In 2008, legislation was passed to the create the Charter School Commission in Georgia. Formally known as House Bill 881, the Commission was created in response to the high number of charter denials by local boards of education (LEAs) throughout the state, particularly in the metro-Atlanta districts. This past summer, the Commission approved its first charter schools: Ivy Preparatory Academy, an all-girls’ school in Norcross, GA; and Charter Conservatory of Liberal Arts & Technology in Statesboro, GA. Since both schools are now Commission-approved, they will receive full state and partial local funding. Despite the intent of House Bill 881, charter schools still receive less per-pupil funding than traditional schools. This is one reasons Georgia’s charter school law received a ‘C’ on the Center for Education Reform’s annual charter school report card.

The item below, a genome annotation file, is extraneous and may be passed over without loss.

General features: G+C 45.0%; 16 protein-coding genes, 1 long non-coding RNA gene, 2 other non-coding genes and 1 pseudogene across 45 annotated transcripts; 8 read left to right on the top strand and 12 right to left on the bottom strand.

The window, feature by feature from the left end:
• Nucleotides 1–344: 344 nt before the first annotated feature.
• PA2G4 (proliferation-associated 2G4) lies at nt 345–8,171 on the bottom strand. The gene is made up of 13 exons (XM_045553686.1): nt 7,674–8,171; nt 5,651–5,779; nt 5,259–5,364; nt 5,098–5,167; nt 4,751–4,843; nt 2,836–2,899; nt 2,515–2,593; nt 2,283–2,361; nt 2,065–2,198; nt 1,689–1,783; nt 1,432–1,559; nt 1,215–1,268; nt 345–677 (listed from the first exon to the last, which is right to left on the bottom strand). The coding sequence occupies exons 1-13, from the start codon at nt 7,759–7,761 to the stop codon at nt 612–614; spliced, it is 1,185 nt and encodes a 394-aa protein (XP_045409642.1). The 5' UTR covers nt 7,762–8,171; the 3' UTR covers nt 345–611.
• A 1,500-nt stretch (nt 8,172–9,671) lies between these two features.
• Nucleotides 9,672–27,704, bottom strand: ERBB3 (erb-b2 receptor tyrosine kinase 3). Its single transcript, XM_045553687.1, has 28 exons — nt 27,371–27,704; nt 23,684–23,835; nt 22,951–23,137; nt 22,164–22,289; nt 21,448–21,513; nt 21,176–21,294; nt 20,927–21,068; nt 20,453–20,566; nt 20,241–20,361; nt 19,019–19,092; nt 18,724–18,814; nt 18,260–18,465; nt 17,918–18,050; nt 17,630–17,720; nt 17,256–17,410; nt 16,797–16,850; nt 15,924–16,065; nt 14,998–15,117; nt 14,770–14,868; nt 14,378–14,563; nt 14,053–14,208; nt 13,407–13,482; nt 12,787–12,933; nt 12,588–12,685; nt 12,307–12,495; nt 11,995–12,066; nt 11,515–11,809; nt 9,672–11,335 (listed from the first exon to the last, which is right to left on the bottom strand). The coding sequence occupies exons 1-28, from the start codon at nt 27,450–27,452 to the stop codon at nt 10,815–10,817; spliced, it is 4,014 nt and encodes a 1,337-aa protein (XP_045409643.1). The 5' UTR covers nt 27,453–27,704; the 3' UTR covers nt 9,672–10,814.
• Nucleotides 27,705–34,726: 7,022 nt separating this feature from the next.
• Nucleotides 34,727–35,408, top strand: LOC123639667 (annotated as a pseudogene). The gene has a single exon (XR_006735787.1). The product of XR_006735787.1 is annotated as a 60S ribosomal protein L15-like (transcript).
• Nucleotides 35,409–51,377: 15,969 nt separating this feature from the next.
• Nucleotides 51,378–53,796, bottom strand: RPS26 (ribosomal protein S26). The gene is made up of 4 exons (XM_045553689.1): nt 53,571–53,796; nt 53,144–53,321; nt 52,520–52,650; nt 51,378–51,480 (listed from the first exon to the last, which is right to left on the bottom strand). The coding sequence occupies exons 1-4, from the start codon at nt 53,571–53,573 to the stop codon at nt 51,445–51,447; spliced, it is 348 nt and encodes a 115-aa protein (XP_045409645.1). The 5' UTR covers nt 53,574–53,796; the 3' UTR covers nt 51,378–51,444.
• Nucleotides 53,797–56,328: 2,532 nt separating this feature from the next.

Although it appears (to outsiders) that Georgia has made some strides with its charter school policy and authorization, I can’t help but wonder: Is the process really any better with the newly-formed Commission? During the most recent charter cycle, the Commission approved five (out of 35) new charter petitions: 2 CMO-based schools; 2 community-based schools; and 1 petition that was resubmitted to receive Commission approval, after being approved as a State Special Charter School earlier this year.